Figure 10: CASIA image illustrating the Corneal Map

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Map type:

  • Axial (keratometric/anterior/posterior/real)
  • Refractive power pachymetry
  • Instantaneous (keratometric/anterior/posterior/real)
  • Elevation (anterior/posterior).


Bleb analysis

SS-OCT is used to visualize not only bleb morphology but also bleb area and volume [Figure 11].
Figure 11: CASIA SS-OCT image of a filtering bleb (a), also illustrating bleb area and volume (b)

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   Case Records Top


Primary angle closure glaucoma

AS-OCT can identify and document occludable angles and, in eyes with angle closure, can identify the presence and extent of peripheral anterior synechiae (PAS). Anterior chamber is defined as closed on AS-OCT by the presence of contact between the iris and angle wall anterior to the SS. The diagnostic performance of AS-OCT for detecting eyes with angle closure varies according to the adapted scanning protocol

  • Primary angle closure glaucoma - showing closed angles [Figure 12]
  • Post-laser peripheral iridotomy (LPI) - changes in the angle morphology can be imaged and objectively quantified. Pre- and post-LPI AS-OCT showing opening up of narrow angles after the procedure [Figure 13]. Laser iridotomy leads to reduction of iris convexity and widening of angles.
Figure 12: CASIA SS-OCT showing closed angles in a case of PACG

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Figure 13: Pre and post LPI (laser peripheral iridotomy) SS-OCT showing opening up of narrow angles after the procedure

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Primary open angle glaucoma

Primary open angle glaucoma (POAG) with a clear view of the anterior chamber angle on ASOCT. An open anterior chamber angle recess and scleral spur ar clearly visible [Figure 14].
Figure 14: CASIA SS-OCT showing open angles in a case of POAG

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Pigment dispersion syndrome

Pigment dispersion syndrome is associated with wide open angle and a typical posterior bowing of the peripheral iris causing reverse pupillary block [Figure 15].
Figure 15: CASIA SS-OCT showing open angles in a case of PDS with posterior bowing of the peripheral iris

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Bleb

Bleb morphology can indicate the functional outcome of the surgery. AS-OCT is used to visualize the bleb wall, cavity, flap, ostium status, and characterization of the bleb, flap location, cysts within the bleb, wall thickness, and bleb dimensions [Figure 17],[Figure 18] and [Figure 19] and can identify failing blebs and the cause of failure.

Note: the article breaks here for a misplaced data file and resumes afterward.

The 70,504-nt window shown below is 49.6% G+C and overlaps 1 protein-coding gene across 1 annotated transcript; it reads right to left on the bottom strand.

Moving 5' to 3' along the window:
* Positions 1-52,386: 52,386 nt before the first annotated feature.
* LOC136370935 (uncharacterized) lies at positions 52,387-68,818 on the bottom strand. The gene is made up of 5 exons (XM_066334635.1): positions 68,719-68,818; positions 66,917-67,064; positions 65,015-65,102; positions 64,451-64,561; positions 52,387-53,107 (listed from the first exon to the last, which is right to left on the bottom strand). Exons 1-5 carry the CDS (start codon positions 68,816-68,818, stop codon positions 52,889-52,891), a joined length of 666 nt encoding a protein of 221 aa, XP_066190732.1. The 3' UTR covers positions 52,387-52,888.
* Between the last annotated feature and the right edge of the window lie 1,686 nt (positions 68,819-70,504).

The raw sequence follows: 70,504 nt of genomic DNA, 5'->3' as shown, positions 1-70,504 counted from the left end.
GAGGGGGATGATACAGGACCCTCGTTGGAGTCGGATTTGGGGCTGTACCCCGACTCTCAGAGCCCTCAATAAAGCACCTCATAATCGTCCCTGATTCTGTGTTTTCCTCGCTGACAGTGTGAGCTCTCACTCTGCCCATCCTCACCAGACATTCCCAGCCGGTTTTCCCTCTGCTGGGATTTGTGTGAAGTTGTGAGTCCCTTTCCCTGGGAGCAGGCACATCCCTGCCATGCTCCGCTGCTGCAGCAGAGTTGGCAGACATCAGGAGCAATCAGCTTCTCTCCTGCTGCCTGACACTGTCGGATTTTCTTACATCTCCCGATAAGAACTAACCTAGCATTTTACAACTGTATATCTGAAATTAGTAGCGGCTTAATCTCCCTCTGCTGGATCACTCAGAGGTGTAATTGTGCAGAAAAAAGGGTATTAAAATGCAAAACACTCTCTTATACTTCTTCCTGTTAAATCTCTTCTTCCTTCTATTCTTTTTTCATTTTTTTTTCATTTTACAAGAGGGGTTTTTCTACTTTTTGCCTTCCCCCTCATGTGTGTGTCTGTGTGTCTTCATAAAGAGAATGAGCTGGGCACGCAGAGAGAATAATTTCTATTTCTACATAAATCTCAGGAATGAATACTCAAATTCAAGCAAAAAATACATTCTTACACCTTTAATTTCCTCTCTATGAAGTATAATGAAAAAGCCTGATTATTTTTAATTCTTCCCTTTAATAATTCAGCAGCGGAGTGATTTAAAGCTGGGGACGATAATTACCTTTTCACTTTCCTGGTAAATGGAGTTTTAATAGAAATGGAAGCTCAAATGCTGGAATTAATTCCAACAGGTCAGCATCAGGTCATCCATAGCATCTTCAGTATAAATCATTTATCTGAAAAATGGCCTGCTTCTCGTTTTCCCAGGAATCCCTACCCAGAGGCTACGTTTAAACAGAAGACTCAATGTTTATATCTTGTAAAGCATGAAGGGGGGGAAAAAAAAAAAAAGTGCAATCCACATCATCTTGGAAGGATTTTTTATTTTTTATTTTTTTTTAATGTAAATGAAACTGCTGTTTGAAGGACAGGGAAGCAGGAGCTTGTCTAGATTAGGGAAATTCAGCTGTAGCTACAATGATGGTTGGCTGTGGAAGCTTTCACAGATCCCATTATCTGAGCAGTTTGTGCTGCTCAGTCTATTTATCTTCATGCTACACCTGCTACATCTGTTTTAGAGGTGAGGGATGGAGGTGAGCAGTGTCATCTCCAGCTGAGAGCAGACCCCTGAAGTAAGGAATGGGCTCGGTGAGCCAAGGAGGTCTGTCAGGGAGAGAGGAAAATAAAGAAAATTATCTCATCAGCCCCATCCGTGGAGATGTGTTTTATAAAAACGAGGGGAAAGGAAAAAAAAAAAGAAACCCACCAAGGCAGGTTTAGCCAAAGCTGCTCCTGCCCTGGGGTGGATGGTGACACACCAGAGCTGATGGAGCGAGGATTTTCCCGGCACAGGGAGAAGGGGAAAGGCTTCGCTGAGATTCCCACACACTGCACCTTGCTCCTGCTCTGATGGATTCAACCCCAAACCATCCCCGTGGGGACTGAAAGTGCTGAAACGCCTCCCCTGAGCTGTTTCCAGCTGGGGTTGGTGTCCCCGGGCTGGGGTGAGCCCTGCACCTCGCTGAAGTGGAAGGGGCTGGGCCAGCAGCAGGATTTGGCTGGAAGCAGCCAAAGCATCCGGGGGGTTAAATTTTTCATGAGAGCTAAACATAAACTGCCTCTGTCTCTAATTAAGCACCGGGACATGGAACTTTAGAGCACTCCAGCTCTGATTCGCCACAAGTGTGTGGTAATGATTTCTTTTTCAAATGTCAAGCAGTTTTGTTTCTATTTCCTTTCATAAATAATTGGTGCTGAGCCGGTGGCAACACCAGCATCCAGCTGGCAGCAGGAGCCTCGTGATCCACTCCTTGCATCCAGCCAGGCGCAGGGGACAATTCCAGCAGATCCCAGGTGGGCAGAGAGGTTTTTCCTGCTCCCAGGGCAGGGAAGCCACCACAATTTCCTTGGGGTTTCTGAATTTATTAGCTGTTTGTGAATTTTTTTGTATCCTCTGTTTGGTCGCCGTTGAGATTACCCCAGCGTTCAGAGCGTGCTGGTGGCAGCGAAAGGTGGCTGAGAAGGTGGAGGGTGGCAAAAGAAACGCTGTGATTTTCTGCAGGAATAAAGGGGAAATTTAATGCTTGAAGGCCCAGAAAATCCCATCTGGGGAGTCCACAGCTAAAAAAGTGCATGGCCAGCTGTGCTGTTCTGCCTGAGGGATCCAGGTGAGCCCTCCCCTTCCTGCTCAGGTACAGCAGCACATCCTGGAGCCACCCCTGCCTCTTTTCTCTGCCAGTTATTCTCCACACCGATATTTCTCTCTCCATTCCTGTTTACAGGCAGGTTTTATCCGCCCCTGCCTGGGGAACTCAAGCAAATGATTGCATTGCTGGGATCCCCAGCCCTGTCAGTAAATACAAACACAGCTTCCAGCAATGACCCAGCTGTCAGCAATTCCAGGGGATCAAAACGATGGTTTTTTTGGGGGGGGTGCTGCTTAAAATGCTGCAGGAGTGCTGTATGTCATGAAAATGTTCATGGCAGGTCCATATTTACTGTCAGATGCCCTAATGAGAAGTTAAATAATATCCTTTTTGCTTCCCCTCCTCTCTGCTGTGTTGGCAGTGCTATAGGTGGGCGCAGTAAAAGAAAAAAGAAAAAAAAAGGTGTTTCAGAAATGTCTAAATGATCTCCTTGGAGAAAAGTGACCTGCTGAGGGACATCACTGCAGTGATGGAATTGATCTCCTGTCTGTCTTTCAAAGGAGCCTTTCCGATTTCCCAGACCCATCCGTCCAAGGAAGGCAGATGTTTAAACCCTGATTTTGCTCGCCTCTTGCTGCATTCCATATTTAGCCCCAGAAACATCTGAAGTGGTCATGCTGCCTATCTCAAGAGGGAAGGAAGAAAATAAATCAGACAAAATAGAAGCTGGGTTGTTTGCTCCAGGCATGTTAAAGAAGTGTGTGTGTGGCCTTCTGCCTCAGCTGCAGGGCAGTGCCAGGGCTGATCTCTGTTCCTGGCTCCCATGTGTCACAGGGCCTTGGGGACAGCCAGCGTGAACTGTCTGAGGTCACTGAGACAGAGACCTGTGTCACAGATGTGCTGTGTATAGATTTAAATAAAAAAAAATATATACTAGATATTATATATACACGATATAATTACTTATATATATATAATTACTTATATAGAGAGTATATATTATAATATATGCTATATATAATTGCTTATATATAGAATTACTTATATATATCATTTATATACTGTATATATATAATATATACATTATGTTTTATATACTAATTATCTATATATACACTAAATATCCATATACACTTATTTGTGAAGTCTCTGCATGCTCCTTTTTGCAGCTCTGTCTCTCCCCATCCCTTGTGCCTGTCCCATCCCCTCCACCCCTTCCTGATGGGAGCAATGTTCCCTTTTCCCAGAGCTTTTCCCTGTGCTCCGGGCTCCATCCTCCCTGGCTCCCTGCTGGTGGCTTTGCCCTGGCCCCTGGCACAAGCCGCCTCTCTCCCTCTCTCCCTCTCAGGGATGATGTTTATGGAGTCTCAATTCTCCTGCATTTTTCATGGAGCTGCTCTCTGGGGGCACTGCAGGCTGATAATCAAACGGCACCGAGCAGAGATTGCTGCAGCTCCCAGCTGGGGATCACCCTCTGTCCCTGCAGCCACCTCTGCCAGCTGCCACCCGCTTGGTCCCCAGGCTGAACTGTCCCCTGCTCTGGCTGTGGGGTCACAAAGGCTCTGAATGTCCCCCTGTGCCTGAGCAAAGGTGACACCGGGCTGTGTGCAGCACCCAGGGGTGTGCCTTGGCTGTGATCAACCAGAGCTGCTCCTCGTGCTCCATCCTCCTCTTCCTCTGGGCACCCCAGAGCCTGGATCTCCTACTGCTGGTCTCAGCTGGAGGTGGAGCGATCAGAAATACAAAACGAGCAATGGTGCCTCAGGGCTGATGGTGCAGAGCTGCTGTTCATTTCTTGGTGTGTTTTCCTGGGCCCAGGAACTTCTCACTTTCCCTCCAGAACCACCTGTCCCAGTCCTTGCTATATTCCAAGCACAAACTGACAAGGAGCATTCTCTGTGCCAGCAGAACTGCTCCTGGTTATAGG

• Functioning - successful blebs to be associated with bleb wall thickening [Figure 16]
  • Failed - failed blebs had ostium occlusion, apposition of conjunctiva-episclera to sclera, or apposition of sclera flap to its bed with absence of bleb wall thickening, features that would be difficult to see with the slit-lamp alone [Figure 17].
Figure 16: CASIA SS-OCT showing a filtering bleb associated with bleb wall thickening and cystic spaces

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Figure 17: CASIA SS-OCT showing a failed bleb associated with ostium occlusion, apposition of conjunctiva-episclera to sclera, and apposition of scleral flap to its bed with absence of bleb wall thickening and cystic spaces

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Corneal opacities

Slit-lamp evaluation of the anterior chamber is limited by corneal opacity. AS-OCT allows visualization of anterior segment structures behind opaque corneas [Figure 18]. Memarzadeh et al. [15] evaluated secondary glaucoma with corneal opacity after penetrating keratoplasty and found the causes to be iridolenticular adhesion, PAS leading to angle closure, and blockage of the tip of aqueous drainage tube by PAS. They found AS-OCT to be as useful as ultrasonographic biomicroscopy (UBM) with the advantage of being a noncontact procedure. Dada et al. [16] used AS-OCT in opaque grafts with secondary glaucoma following tectonic penetrating keratoplasty for perforated corneal ulcers.
Figure 18: Anterior segment optical coherence tomography of a case of adherent leukoma areas of iridocorneal touch with peripheral anterior synechiae

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Post penetrating keratoplasty (PK)

In glaucoma following Penetrating Keratoplasty, ASOCT imaging can be used to evaluate the graft host junction, corneal thickness and can pick up irido-corneal adhesions [Figure 19]. It can also be used to guide placement of glaucoma drainage devices away from areas of peripheral anterior synechiae.
Figure 19: Anterior segment optical coherence tomography of a case of operated penetrating keratoplasty showing abnormal apposition at the graft-host junction

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Implantable collamer lens

AS-OCT can be used in preoperative workup of phakic intraocular lenses (IOLs) and to follow these patients and guide management in case of complications [Figure 20].
Figure 20: Anterior segment optical coherence tomography showing glaucoma drainage device tube in the ciliary sulcus, below the iris

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Glaucoma drainage devices

AS-OCT provides high-resolution imaging for glaucoma drainage devices, which helps in knowing the position, patency, state of drainage, and intraluminal suture and can also show any tube-corneal or tube-iris touch [Figure 21].